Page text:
This week, President Obama announced a sweeping new offshore drilling policy, opening “vast expanses of water along the Atlantic coastline, the eastern Gulf of Mexico and the north coast of Alaska to oil and natural gas drilling” for the first time in 25 years. This plan would also restore the ban on drilling in Alaska’s Bristol Bay, the West Coast, and the East Coast north of Delaware.
As the Wonk Room’s Brad Johnson has explained, an expansion in offshore drilling leases will have no effect on gas prices or dependence on foreign oil. Nor will it create jobs, he explains, “as oil companies aren’t really interested in new drilling — they are already sitting on existing leases instead of drilling them, in order to inflate their bottom lines by claiming the value of leased oil reserves as an asset.”
The media have speculated that part of the reason Obama made the drilling announcement is to “win support for a climate bill from undecided senators close to the oil industry,” such as Lisa Murkowski (R-AK). The LA Times also called her a “potential GOP climate bill supporter.” However, in an interview this week with Alaska’s KTVA, Murkowski said that Obama’s overture has had no effect on her:
Q: Between this and other decisions that have been made lately, are you more inclined to listen to them for their energy policy direct?
MURKOWSKI: I think it’s absolutely imperative that in an energy/climate policy, we have significant pieces that allow for our own energy independence when it comes to domestic production. And that’s exactly what the President has announced when he has validated these leases offshore in the Chukchi and the Beaufort. So that’s good, but that’s what should have been done — that’s what should have been part of the initiative.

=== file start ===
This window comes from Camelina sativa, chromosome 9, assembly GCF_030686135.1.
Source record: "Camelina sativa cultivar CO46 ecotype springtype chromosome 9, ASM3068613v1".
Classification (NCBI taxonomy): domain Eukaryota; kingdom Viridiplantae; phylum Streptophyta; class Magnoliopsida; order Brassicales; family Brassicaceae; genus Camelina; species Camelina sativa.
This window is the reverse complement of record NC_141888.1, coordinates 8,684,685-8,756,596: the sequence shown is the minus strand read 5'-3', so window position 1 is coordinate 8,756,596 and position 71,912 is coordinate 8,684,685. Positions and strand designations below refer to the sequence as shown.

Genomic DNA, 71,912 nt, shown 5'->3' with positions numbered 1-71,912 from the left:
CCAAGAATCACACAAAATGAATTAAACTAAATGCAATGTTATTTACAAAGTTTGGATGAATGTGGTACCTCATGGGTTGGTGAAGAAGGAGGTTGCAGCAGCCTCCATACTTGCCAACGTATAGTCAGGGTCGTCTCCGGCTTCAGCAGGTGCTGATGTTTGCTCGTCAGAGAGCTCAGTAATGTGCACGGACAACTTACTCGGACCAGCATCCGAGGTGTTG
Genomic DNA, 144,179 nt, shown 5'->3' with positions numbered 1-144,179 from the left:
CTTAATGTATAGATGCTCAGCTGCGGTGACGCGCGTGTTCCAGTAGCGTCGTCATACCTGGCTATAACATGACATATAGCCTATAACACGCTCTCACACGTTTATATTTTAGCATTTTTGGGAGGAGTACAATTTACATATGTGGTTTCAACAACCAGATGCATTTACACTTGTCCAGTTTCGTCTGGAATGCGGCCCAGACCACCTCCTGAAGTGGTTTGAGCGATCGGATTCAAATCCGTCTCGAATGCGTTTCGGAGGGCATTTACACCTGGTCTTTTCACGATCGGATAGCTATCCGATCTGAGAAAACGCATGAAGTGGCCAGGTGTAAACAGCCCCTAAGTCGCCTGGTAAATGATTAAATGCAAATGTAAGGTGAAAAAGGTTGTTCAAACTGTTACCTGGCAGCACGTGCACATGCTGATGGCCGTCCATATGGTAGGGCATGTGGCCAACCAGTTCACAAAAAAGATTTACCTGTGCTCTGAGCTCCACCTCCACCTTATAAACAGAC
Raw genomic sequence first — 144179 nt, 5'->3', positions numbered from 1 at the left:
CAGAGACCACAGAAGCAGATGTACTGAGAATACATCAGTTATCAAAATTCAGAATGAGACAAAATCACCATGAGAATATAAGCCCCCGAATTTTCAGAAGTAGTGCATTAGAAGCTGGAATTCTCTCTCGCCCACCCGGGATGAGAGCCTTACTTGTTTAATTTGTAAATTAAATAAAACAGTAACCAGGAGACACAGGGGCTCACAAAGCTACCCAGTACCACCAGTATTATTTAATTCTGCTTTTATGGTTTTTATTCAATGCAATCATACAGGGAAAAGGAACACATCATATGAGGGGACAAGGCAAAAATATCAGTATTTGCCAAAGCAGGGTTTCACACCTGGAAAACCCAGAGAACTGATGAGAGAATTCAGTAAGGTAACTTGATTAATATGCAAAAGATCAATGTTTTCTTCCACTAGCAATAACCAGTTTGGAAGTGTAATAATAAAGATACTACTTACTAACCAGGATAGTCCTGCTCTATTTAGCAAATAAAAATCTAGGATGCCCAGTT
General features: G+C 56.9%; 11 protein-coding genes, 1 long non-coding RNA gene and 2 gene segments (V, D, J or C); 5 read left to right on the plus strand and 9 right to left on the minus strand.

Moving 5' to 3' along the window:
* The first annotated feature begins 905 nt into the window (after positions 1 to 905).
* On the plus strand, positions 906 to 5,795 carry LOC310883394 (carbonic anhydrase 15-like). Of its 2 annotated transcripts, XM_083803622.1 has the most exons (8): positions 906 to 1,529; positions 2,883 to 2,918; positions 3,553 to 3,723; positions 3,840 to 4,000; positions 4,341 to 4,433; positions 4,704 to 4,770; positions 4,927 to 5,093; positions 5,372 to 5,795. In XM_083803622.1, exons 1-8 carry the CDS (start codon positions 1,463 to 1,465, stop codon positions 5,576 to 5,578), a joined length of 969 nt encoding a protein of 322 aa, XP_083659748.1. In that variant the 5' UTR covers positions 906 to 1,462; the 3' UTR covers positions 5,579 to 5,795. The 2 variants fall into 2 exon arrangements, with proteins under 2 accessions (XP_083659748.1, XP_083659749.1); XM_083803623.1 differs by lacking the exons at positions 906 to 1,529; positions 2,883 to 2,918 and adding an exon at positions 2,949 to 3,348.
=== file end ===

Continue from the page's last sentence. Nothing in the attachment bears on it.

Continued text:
So does this get me closer to signing off on something that is yet undefined? Absolutely not.
There’s no indication that this drilling announcement will win more supporters for a climate change bill. House Minority Leader John Boehner (R-OH) immediately “dismissed the president’s plan as not going far enough in opening up U.S. waters for exploration,” going so far as to accuse Obama of defying “the will of the American people.” Rep. Mike Pence (R-IN) derided the plan as a “smokescreen” and a “feeble attempt to gain votes” for comprehensive energy legislation. As former Bush official Dan Bartlett said earlier this week, “Republicans in the Congress have made a calculation that cooperating with this administration at this time is not necessary for them to pick up seats.”